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Roman Cooking:
The Kitchen and Implements

Food and cooking are timeless and universal. The Babylonians used the same basic equipment that can be found in modern kitchens today. Colanders and saucepans, strainers and skillets were used in Pompeii and pastry cutters were part of cooking equipment in Gaul in 200AD. From excavations in Britain we can deduce that the daily business of preparing and serving food has always been one of the main social activities of mankind. Although the modern housewife probably wouldn't find the Roman kitchen "labour-saving," she would most likely be able to use many of the Roman ingredients and utensils with little noticeable difference — we need to remember though, that she also doesn't have a number of slaves to "help" in the kitchen, like her Roman counterpart did).

The Kitchen

A typical kitchen in Roman Britain, circa 200AD, would have looked very similar to that shown below. The most recognizable feature is the raised hearth, a masonry construction of table height, on which was placed the charcoal, and most of the cooking was done over this Much of the cooking was done in vessels supported by iron tripods or grid irons. A fine example of a grid iron from Silchester has been copied in this reconstruction. Wood was also used, as some recipes refer to certain dishes being "smoked." Arrangements for providing water for cooking and washing-up are sometimes found, and stone or wooden tables for food preparation.

Roman kitchen -- culina


Roman bread ovenFor baking and roasting, an oven was used. These ovens were shaped like a low beehive, and constructed of rubble and tiles. A flue, to provide a draught, would be made accessible at the front, this was all very similar to, and shows the the design of, the bread ovens which persisted for many centuries after. Charcoal or wood was burnt inside until sufficient heat had been generated; the ashes were then raked out and bread, meats or pastries put in, the opening of the oven then being covered to retain the heat during cooking.

Roman craticulaPortable ovens made of earthenware, iron, bronze and occasionally of more precious metals, have been found — some of these metal grills, called craticula, are much like a modern barbeque grill or hibachi. These craticuli presumably, were for cooking smaller items, such as leeks rolled in cabbage leaves, or pastry dishes. Ornamental water heaters for keeping dishes warm, or cooking by the "double saucepan" method have also been found.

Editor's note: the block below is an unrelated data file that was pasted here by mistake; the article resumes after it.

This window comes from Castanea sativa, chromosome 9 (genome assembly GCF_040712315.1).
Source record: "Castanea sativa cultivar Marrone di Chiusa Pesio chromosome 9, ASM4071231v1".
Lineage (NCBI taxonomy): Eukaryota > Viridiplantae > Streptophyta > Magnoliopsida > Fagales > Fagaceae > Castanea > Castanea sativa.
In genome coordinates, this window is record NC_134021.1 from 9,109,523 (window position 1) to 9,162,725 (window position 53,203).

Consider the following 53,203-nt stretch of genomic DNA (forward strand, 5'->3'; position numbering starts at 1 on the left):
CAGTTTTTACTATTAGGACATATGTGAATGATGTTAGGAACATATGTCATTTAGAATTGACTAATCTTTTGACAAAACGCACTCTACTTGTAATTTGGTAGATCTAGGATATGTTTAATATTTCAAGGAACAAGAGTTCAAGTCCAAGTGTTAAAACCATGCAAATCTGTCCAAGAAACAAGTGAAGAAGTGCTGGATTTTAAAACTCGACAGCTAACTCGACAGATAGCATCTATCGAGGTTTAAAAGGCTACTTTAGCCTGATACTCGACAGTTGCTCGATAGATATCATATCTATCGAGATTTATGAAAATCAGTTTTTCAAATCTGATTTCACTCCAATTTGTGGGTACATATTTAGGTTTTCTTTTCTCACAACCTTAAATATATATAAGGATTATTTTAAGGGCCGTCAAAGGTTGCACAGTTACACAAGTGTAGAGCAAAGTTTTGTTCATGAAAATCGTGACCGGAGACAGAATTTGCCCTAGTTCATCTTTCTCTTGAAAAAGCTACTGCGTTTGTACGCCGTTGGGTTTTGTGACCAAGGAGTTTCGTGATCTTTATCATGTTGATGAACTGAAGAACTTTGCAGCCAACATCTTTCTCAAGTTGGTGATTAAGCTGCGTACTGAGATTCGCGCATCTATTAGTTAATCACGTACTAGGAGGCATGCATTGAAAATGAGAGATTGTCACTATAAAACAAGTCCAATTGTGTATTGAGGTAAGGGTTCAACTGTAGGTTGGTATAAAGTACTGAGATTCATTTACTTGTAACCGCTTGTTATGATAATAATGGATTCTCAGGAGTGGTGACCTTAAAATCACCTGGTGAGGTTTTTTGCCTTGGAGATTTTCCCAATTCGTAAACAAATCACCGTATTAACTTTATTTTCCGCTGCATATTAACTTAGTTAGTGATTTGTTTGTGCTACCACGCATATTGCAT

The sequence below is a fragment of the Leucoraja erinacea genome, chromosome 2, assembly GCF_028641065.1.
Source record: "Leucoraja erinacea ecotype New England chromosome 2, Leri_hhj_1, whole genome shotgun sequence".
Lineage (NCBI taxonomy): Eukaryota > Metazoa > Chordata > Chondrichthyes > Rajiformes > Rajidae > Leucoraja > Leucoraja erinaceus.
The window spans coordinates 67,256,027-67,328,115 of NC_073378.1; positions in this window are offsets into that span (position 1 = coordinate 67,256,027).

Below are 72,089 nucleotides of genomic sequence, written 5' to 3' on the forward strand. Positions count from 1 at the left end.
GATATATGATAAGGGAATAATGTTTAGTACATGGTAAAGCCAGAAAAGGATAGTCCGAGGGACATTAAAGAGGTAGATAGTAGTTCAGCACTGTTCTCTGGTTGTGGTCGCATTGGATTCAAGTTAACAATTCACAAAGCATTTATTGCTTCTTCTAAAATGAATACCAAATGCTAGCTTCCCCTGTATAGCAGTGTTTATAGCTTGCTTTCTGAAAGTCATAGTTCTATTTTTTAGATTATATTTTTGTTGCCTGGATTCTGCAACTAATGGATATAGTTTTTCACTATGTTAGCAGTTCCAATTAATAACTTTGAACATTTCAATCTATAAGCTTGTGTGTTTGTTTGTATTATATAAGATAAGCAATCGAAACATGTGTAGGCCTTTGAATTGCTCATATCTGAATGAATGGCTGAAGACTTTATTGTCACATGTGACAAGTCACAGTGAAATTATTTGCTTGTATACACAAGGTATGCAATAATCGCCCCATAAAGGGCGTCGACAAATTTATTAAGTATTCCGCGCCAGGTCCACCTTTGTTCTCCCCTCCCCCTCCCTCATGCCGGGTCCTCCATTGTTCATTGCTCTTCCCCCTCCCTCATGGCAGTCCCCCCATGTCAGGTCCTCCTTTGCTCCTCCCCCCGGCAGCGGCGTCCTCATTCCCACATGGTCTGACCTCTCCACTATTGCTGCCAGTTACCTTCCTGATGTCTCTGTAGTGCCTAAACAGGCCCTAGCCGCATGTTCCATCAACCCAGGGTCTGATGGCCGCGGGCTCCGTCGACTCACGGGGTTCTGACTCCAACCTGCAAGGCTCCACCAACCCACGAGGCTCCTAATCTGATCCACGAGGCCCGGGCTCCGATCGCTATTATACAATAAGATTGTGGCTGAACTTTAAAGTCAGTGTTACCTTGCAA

Cauldron chains such as the example displayed in the Corinium Museum were used for suspending large cooking pots over a wood fire. Large animals such as boar or venison were roasted on spits.

Roman cooking utensils from Pompeii

Roman kitchen toolsA variety of kitchen equipment was available to the serious cook. The frying pan or fretale, made of bronze, round or oval in shape, with a lip for pouring, is well known, as are rectangular iron trays with handles for roasting or frying. "Oven-to-table ware," in the form of shallow pans and earthenware dishes was common. — these are referred to as patellae and patinae.

Cleaning Up

Roman kitchen toolsCleaning these utensils and cookware was somewhat problematic — although metalware could be cleaned with sand, earthenware dishes and pots were quickly rendered unfit for use and thus needed constant replacement. This would account for the considerable amount of broken items found in excavations. Fortunately, local potteries would have been able to turn out plenty of cheap dishes for ordinary use.


Knives of all sizes were used, made of iron, with bone, wood or bronze handles. Spoons of bronze, silver and bone have also been discovered. Ladles, dippers, strainers and choppers all found a place in the Roman kitchen.

Mortaria were stout pottery bowls used for grinding and pounding, made with a sprinkling of grit baked into the clay to form a rough surface. Stone or wooden pestles were used with them.

Silver platterWhen the food was ready it was served on a discus, a large circular plate. Groups of large platters of silver, bronze and pewter have been excavated, the most notable in Roman Britain being the silver collection from Mildenhall in Suffolk.

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